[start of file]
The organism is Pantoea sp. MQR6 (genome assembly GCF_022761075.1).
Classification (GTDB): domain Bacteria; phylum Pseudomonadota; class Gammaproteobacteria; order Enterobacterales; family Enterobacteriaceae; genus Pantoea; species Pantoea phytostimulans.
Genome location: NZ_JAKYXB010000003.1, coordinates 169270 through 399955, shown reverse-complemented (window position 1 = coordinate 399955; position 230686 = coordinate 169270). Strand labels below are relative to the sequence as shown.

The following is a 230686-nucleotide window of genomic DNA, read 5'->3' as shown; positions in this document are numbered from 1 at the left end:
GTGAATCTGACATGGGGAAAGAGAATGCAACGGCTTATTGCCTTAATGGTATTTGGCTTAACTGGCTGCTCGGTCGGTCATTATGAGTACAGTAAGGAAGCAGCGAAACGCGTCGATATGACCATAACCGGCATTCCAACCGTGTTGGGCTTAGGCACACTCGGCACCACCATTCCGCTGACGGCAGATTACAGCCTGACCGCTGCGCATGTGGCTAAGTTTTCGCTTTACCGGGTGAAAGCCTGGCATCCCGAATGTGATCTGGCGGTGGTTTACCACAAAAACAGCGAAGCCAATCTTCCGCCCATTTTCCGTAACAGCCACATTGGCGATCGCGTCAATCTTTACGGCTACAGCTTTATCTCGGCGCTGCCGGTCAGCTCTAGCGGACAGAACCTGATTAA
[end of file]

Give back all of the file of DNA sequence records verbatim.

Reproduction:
The organism is Pantoea sp. MQR6 (genome assembly GCF_022761075.1).
Classification (GTDB): domain Bacteria; phylum Pseudomonadota; class Gammaproteobacteria; order Enterobacterales; family Enterobacteriaceae; genus Pantoea; species Pantoea phytostimulans.
Genome location: NZ_JAKYXB010000003.1, coordinates 169270 through 399955, shown reverse-complemented (window position 1 = coordinate 399955; position 230686 = coordinate 169270). Strand labels below are relative to the sequence as shown.

The following is a 230686-nucleotide window of genomic DNA, read 5'->3' as shown; positions in this document are numbered from 1 at the left end:
GTGAATCTGACATGGGGAAAGAGAATGCAACGGCTTATTGCCTTAATGGTATTTGGCTTAACTGGCTGCTCGGTCGGTCATTATGAGTACAGTAAGGAAGCAGCGAAACGCGTCGATATGACCATAACCGGCATTCCAACCGTGTTGGGCTTAGGCACACTCGGCACCACCATTCCGCTGACGGCAGATTACAGCCTGACCGCTGCGCATGTGGCTAAGTTTTCGCTTTACCGGGTGAAAGCCTGGCATCCCGAATGTGATCTGGCGGTGGTTTACCACAAAAACAGCGAAGCCAATCTTCCGCCCATTTTCCGTAACAGCCACATTGGCGATCGCGTCAATCTTTACGGCTACAGCTTTATCTCGGCGCTGCCGGTCAGCTCTAGCGGACAGAACCTGATTAA